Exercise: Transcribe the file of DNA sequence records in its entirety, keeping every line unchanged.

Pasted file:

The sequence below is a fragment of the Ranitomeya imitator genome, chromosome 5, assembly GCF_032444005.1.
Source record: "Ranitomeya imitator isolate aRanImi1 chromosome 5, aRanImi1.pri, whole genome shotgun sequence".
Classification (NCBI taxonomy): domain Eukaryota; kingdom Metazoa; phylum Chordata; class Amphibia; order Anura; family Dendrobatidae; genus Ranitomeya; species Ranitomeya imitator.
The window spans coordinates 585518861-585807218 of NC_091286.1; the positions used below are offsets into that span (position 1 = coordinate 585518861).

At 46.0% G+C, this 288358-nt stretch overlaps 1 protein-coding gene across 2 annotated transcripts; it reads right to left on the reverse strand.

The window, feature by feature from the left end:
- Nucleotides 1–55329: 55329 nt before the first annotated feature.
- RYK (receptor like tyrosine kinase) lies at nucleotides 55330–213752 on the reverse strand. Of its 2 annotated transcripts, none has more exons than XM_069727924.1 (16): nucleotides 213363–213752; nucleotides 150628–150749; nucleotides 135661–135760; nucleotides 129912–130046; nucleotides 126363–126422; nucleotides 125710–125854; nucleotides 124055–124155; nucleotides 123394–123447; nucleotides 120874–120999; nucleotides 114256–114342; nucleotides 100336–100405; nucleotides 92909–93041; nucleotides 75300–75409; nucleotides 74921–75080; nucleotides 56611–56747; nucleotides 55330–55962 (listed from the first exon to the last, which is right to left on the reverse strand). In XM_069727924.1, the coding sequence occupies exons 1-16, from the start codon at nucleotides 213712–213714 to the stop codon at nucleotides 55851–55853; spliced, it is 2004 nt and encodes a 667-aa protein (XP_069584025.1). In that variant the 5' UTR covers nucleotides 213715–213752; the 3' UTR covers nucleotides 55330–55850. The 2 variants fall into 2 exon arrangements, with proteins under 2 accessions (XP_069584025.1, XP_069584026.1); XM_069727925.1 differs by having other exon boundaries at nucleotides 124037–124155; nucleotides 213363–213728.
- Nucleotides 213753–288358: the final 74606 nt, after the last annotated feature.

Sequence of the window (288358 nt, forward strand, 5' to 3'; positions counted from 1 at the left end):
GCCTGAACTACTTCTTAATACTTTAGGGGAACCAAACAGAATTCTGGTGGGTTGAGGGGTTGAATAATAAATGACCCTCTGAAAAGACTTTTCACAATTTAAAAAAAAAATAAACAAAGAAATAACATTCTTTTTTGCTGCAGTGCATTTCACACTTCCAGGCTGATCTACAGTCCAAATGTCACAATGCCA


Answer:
The sequence below is a fragment of the Ranitomeya imitator genome, chromosome 5, assembly GCF_032444005.1.
Source record: "Ranitomeya imitator isolate aRanImi1 chromosome 5, aRanImi1.pri, whole genome shotgun sequence".
Classification (NCBI taxonomy): domain Eukaryota; kingdom Metazoa; phylum Chordata; class Amphibia; order Anura; family Dendrobatidae; genus Ranitomeya; species Ranitomeya imitator.
The window spans coordinates 585518861-585807218 of NC_091286.1; the positions used below are offsets into that span (position 1 = coordinate 585518861).

At 46.0% G+C, this 288358-nt stretch overlaps 1 protein-coding gene across 2 annotated transcripts; it reads right to left on the reverse strand.

The window, feature by feature from the left end:
- Nucleotides 1–55329: 55329 nt before the first annotated feature.
- RYK (receptor like tyrosine kinase) lies at nucleotides 55330–213752 on the reverse strand. Of its 2 annotated transcripts, none has more exons than XM_069727924.1 (16): nucleotides 213363–213752; nucleotides 150628–150749; nucleotides 135661–135760; nucleotides 129912–130046; nucleotides 126363–126422; nucleotides 125710–125854; nucleotides 124055–124155; nucleotides 123394–123447; nucleotides 120874–120999; nucleotides 114256–114342; nucleotides 100336–100405; nucleotides 92909–93041; nucleotides 75300–75409; nucleotides 74921–75080; nucleotides 56611–56747; nucleotides 55330–55962 (listed from the first exon to the last, which is right to left on the reverse strand). In XM_069727924.1, the coding sequence occupies exons 1-16, from the start codon at nucleotides 213712–213714 to the stop codon at nucleotides 55851–55853; spliced, it is 2004 nt and encodes a 667-aa protein (XP_069584025.1). In that variant the 5' UTR covers nucleotides 213715–213752; the 3' UTR covers nucleotides 55330–55850. The 2 variants fall into 2 exon arrangements, with proteins under 2 accessions (XP_069584025.1, XP_069584026.1); XM_069727925.1 differs by having other exon boundaries at nucleotides 124037–124155; nucleotides 213363–213728.
- Nucleotides 213753–288358: the final 74606 nt, after the last annotated feature.

Sequence of the window (288358 nt, forward strand, 5' to 3'; positions counted from 1 at the left end):
GCCTGAACTACTTCTTAATACTTTAGGGGAACCAAACAGAATTCTGGTGGGTTGAGGGGTTGAATAATAAATGACCCTCTGAAAAGACTTTTCACAATTTAAAAAAAAAATAAACAAAGAAATAACATTCTTTTTTGCTGCAGTGCATTTCACACTTCCAGGCTGATCTACAGTCCAAATGTCACAATGCCA